At the same time, states are grappling with new vaping regulations. Many municipalities aren't waiting around for FDA regulation – for instance, in June, San Francisco voters decisively voted in a ban on fruity- or candy-flavored vape juices, some of which are sold under names like "lollipop," "chicken and waffles" and "unicorn milk."

This fall, voters in Florida will be asked to approve Amendment 9, a statewide ban on vaping indoors, as part of a package of new constitutional amendments. The ballot measure would simply add "vapor generating electronic devices" to the existing ban on smoking tobacco indoors. Like the existing smoking ban, the new restrictions would not apply to retail tobacco shops, vapor-generating electronic device retailers, designated smoking guest rooms at hotels and other public lodging establishments, or stand-alone bars.

But because the Constitution Revision Commission bundled several of the proposed amendments – for instance, the proposed vaping ban is bundled with a proposal to ban offshore drilling and fracking in one yes-or-no question – a pair of ex-public officials, former Supreme Court Justice Harry Lee Anstead and former Florida Elections Commissioner Robert Barnas, have sued the state to toss them out. They argue that six of the ballot questions will illegally require voters to "pay a price" for one thing if they want the other.

Photo by Jen Cray

As of Aug. 28, Amendment 9 was still subject of the broader lawsuit, which has been transferred to a Tallahassee circuit court. Attorney General Pam Bondi's office is arguing that bundling ballot items for constitutional amendments is only off-limits for citizen initiatives, not for items that already had a public hearing with the state's Constitution Revision Commission.

Like shipwreck survivors, ex-smokers-turned-vapers stick together. Many can't stand the smell of cigarette smoke anymore or don't want to be tempted by it.

"It's much more than just blowing the big cloud," says Levi Crouch, 25, who recently moved to Orlando and started working for Kleizo. "You meet up with an amazing group of people. Everybody loves each other because we have the same goal and the same reason for being there. It's a goal to help each other."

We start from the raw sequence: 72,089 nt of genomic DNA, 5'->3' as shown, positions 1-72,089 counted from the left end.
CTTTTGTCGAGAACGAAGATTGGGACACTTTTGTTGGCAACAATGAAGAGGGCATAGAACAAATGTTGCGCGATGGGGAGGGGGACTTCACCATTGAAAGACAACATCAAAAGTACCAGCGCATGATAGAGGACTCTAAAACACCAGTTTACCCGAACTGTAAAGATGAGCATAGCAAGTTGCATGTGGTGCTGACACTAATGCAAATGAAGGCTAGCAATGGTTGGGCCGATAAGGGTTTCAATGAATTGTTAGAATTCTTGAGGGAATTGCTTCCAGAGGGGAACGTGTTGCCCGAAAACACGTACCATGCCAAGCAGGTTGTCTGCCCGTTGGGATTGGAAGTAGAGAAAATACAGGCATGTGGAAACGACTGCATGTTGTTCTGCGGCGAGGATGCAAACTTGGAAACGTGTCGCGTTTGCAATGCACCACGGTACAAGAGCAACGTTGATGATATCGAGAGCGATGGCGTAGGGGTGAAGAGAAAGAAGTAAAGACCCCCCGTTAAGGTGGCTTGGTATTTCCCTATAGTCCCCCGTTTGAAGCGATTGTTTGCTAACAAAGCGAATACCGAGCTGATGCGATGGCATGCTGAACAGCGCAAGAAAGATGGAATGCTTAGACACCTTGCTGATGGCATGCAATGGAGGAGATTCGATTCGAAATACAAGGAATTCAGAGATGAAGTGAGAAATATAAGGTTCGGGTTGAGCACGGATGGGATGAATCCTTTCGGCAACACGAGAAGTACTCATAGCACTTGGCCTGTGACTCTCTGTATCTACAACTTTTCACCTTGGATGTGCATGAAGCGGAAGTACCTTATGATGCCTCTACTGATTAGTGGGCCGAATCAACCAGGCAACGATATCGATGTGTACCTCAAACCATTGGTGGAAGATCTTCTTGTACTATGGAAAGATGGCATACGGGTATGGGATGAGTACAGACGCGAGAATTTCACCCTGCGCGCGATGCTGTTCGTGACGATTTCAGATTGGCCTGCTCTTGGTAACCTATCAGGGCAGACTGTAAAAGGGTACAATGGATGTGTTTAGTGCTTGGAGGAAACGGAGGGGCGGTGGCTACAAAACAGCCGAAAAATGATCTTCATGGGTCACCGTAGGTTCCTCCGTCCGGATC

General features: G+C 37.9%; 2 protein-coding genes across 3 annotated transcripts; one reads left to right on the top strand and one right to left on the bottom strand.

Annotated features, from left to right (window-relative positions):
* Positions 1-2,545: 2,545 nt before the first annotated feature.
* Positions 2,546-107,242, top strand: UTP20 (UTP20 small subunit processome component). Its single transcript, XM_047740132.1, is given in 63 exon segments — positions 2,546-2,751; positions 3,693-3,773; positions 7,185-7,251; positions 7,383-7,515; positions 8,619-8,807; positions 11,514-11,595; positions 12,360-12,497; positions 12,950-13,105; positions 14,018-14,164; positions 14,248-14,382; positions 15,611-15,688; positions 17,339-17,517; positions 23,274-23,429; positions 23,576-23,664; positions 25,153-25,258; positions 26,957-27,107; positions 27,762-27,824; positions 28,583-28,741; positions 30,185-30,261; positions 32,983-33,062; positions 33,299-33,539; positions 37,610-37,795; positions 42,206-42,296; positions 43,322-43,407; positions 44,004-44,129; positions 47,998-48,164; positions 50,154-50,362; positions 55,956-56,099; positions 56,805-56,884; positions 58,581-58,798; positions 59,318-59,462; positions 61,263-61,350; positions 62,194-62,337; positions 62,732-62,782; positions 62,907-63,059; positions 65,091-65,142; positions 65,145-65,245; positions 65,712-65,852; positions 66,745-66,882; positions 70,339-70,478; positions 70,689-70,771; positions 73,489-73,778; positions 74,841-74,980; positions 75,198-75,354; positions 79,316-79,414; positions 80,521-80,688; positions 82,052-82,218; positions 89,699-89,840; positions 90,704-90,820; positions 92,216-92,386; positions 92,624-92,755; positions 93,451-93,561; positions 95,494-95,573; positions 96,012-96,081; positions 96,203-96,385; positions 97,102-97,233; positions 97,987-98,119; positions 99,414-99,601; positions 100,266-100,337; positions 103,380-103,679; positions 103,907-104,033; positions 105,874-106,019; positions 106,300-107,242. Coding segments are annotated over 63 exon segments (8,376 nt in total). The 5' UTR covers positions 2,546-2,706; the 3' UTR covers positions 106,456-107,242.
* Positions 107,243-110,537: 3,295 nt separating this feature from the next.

Photo by Jen Cray

Crouch started smoking in high school. Not long after graduating, a friend started vaping, so he decided to try it too.

"I noticed I wasn't breathing as well, couldn't run as well, so I decided to try vaping," Crouch says. "I didn't like the first one I tried, but I went to a vape shop where I lived in Northern Virginia and they recommended a better product. I haven't had a cigarette since. I felt better in the first few months. I was able to run up a flight of stairs again."

Crouch became a regular at vape shop events, and soon he started joining cloud competitions. He says he won $35,000 in prizes in 2015. Now in Orlando, Crouch is sponsored by Fast Eddie's, which holds its own competitions, complete with a wall mural that marks out a 15-foot length to help measure the clouds.

"It's just like a NASCAR driver. I wear a jersey that says 'Fast Eddie's.' I represent them," Crouch says.

Crouch says he doesn't ever want to be "that guy" – the vaper who blows a big cloud at a restaurant or near an unsuspecting passerby. He refuses to vape in any public place where smoking is banned.

"It's definitely a huge community, millions of people who all wanted to quit smoking cigarettes and found a way to do that without all the chemicals," he says.

He now helps Kleizo develop juice brands – including Taffy Splash, which comes in blue raspberry or strawberry flavor.

Like many former smokers, Crouch keeps a small amount of nicotine in his juice. He says he vapes most of the day, but not obsessively – not in the middle of the night, after eating or in the bathroom.

Given the hazy health facts and changing regulations, people who vape for the first time often have a lot of questions, says Jeremy Wilburn, who works for Kleizo at Fast Eddie's.

He helps sell dozens of styles of vape mods, e-cigarettes, juice, battery chargers and other accessories. "I was a smoker and I had tried to quit," Wilburn says. "I just thought vaping was more interesting."

But he was bewildered by the options. He tried an e-cigarette and didn't like it. He found answers and a higher-quality local product at Fast Eddie's.

"It's definitely a learning curve when you start. Now I help people avoid the same issues I encountered," he says.